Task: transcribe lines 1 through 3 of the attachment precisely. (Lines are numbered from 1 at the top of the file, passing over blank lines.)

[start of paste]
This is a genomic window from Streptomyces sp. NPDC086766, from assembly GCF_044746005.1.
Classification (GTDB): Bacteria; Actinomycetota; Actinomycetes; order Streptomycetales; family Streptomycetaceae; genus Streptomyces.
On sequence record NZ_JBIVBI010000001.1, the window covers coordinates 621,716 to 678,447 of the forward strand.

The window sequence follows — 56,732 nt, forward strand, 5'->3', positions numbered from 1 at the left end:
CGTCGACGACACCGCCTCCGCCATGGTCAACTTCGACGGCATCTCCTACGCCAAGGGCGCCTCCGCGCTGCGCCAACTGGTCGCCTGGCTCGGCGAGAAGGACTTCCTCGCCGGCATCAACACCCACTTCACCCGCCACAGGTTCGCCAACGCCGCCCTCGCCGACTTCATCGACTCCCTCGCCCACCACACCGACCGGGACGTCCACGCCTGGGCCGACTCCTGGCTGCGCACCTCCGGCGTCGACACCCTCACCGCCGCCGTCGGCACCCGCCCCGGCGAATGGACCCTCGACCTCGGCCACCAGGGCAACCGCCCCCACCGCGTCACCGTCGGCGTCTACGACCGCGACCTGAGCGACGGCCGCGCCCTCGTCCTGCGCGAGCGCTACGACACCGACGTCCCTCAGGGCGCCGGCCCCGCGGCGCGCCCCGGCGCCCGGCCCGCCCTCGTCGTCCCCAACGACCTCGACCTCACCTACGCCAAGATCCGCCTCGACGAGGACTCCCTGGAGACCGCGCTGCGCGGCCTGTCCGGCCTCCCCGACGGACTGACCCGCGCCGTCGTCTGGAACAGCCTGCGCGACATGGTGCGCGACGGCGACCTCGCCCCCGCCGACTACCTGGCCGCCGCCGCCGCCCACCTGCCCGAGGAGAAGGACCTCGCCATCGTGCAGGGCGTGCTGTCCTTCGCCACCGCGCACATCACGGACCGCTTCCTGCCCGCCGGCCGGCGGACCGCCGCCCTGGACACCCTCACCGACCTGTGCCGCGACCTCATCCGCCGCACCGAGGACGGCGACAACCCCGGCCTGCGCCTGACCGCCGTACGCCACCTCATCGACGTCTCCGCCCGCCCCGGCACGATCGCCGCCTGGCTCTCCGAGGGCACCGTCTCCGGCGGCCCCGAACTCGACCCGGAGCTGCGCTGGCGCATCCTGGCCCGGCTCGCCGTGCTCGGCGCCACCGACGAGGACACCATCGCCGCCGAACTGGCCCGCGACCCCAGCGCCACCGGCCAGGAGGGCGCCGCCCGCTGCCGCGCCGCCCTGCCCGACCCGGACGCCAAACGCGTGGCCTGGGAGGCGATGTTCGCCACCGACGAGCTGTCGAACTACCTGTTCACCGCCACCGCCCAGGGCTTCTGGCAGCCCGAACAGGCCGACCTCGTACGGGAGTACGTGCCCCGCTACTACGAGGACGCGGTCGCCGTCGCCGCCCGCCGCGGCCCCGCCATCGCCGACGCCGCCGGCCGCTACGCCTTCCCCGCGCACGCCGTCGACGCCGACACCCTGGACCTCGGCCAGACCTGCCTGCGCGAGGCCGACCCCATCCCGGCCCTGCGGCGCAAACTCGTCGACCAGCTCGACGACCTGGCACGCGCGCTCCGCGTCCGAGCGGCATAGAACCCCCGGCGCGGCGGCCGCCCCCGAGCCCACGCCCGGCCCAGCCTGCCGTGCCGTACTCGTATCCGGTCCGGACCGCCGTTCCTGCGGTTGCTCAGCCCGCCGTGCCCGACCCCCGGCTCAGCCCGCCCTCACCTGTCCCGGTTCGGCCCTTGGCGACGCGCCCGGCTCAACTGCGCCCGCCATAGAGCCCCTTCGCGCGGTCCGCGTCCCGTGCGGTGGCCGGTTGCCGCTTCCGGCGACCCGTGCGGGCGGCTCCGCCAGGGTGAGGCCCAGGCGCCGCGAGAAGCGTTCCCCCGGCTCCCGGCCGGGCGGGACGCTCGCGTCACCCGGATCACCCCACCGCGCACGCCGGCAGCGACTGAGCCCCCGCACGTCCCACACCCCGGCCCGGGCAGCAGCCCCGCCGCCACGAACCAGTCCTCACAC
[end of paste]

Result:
This is a genomic window from Streptomyces sp. NPDC086766, from assembly GCF_044746005.1.
Classification (GTDB): Bacteria; Actinomycetota; Actinomycetes; order Streptomycetales; family Streptomycetaceae; genus Streptomyces.
On sequence record NZ_JBIVBI010000001.1, the window covers coordinates 621,716 to 678,447 of the forward strand.